But until these dichotomies are dialetectized more consistently, most psychology will remain flawed, and also of course certain types of sociology (when they dichotomize in the contrary way).

Maslow however, at his best, does realize and overcome a very important yet artificial dichotomy(and explain the real dialectical relation) between the individual and society, with his pyramid of needs, by acknowledging the pre-potence of social support for independent thought.

Maslow doesn't allow for environmental excuses either, making it very clear that adults need to lean on their social support system far less than children, and emphasizing the very definition of self-actualization as an enhanced sense of independence.

This book is very important, it is a break away from focussing on mental illness (without underestimating its power) and instead on possibilities. It gives hope for individuals to understand themselves better and do our best without ignoring the power of society. The hierarchy of needs is in fact still fundamental to develomental educational theory.

Maslow also brought an aura of respect to religion with his theory of peak experiences, while not allowing for the dogma that religion is the sole zone of peak experience.

He was an important scholar for business as well. Try not to blame him for the too-often hypocritically followed and still current Human Resources dogma of positive thinking while you are being sacked, having 'your cheese moved', enduring flexible work schedules, etc.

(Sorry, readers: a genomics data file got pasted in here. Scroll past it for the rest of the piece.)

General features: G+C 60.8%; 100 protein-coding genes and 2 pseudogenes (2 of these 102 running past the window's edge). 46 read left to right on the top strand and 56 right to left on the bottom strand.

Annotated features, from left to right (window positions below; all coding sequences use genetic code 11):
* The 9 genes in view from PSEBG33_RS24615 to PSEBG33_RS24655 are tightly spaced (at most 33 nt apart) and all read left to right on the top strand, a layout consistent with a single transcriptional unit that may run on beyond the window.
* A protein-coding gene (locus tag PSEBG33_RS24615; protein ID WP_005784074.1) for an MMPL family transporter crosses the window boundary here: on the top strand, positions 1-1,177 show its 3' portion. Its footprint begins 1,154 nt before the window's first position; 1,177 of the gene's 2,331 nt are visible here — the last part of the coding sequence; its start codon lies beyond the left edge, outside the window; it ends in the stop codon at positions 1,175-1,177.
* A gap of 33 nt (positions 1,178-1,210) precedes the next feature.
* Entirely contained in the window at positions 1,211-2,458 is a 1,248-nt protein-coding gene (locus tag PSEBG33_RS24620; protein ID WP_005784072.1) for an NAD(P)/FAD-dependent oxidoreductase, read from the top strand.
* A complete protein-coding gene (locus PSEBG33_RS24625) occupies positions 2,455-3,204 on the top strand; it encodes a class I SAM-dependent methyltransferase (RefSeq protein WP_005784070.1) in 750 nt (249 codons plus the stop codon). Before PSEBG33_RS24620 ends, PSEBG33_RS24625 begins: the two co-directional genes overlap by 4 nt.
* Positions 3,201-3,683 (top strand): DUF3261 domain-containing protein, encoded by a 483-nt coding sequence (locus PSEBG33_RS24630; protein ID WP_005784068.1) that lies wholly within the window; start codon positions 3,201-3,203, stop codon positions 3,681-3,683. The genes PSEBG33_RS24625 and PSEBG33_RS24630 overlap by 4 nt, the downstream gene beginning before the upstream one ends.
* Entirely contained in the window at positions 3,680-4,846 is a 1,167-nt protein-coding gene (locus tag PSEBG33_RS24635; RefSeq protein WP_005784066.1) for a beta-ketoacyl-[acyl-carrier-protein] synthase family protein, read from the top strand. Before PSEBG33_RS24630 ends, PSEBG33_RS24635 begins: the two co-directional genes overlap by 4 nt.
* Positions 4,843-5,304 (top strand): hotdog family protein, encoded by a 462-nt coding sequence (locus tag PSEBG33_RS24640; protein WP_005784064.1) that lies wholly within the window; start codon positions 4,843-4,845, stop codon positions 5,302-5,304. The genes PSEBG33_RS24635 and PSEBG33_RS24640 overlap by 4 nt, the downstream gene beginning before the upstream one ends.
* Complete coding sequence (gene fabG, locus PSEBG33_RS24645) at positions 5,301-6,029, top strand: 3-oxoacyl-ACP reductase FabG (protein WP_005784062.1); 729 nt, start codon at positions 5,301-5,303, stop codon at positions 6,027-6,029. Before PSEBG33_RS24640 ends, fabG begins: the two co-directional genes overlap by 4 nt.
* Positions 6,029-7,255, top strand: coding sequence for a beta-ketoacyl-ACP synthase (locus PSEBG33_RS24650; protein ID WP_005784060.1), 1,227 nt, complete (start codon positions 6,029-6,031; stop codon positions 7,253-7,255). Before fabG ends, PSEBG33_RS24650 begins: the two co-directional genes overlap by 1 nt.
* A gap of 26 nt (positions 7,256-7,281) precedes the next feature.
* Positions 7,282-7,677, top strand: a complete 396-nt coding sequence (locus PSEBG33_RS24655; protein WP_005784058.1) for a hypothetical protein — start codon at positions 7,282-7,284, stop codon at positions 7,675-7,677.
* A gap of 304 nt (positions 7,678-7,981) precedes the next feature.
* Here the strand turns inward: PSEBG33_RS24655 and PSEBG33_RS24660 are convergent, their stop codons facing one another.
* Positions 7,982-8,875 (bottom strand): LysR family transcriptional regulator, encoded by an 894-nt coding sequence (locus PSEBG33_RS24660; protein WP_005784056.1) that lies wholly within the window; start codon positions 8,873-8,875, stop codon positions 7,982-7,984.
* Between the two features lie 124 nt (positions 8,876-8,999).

In the end though, this is pretty much as good a mainstream psychology book as I have read, up there with 'On Becoming a Person' by Carl Rogers (in fact the overriding message is very similar to Roger's client-centered therapy).

But Maslow, as already mentioned, doesn't get into the class war/poverty picture, or a more international psychological/political picture, (neither does Rogers). That is something you can only get from braving broader and deeper masterworks such as: 'Pedagogy of the Oppressed', by Paulo Freire or 'The Wretched of the Earth' by Franz Fanon.




Profile Image for Erik Graff.
4,984 reviews1,083 followers
May 5, 2016